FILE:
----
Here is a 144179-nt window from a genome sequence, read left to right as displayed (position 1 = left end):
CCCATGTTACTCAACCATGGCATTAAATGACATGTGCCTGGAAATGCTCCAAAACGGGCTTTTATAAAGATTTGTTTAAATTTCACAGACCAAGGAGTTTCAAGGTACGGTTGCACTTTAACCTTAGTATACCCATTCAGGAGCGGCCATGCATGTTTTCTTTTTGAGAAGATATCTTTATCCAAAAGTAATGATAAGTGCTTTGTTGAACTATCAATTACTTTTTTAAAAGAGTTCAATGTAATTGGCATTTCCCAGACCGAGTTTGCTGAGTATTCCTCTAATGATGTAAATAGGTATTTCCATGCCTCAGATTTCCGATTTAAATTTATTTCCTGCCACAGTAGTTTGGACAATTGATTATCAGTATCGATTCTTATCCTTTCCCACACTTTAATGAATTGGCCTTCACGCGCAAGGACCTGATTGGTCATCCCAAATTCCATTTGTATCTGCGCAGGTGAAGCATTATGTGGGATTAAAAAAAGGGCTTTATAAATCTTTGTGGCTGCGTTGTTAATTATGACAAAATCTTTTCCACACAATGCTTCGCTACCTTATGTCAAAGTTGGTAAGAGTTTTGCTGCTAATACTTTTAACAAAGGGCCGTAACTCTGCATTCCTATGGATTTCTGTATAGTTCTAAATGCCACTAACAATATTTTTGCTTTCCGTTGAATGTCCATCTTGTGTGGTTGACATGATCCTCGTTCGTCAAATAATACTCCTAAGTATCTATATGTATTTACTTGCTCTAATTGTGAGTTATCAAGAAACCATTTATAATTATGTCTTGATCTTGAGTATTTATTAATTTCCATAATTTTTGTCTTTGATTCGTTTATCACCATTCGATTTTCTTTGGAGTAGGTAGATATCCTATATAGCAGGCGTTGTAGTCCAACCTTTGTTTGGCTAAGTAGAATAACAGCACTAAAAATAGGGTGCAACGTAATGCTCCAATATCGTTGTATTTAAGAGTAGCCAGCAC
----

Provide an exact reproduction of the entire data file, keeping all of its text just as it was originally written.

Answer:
Here is a 144179-nt window from a genome sequence, read left to right as displayed (position 1 = left end):
CCCATGTTACTCAACCATGGCATTAAATGACATGTGCCTGGAAATGCTCCAAAACGGGCTTTTATAAAGATTTGTTTAAATTTCACAGACCAAGGAGTTTCAAGGTACGGTTGCACTTTAACCTTAGTATACCCATTCAGGAGCGGCCATGCATGTTTTCTTTTTGAGAAGATATCTTTATCCAAAAGTAATGATAAGTGCTTTGTTGAACTATCAATTACTTTTTTAAAAGAGTTCAATGTAATTGGCATTTCCCAGACCGAGTTTGCTGAGTATTCCTCTAATGATGTAAATAGGTATTTCCATGCCTCAGATTTCCGATTTAAATTTATTTCCTGCCACAGTAGTTTGGACAATTGATTATCAGTATCGATTCTTATCCTTTCCCACACTTTAATGAATTGGCCTTCACGCGCAAGGACCTGATTGGTCATCCCAAATTCCATTTGTATCTGCGCAGGTGAAGCATTATGTGGGATTAAAAAAAGGGCTTTATAAATCTTTGTGGCTGCGTTGTTAATTATGACAAAATCTTTTCCACACAATGCTTCGCTACCTTATGTCAAAGTTGGTAAGAGTTTTGCTGCTAATACTTTTAACAAAGGGCCGTAACTCTGCATTCCTATGGATTTCTGTATAGTTCTAAATGCCACTAACAATATTTTTGCTTTCCGTTGAATGTCCATCTTGTGTGGTTGACATGATCCTCGTTCGTCAAATAATACTCCTAAGTATCTATATGTATTTACTTGCTCTAATTGTGAGTTATCAAGAAACCATTTATAATTATGTCTTGATCTTGAGTATTTATTAATTTCCATAATTTTTGTCTTTGATTCGTTTATCACCATTCGATTTTCTTTGGAGTAGGTAGATATCCTATATAGCAGGCGTTGTAGTCCAACCTTTGTTTGGCTAAGTAGAATAACAGCACTAAAAATAGGGTGCAACGTAATGCTCCAATATCGTTGTATTTAAGAGTAGCCAGCAC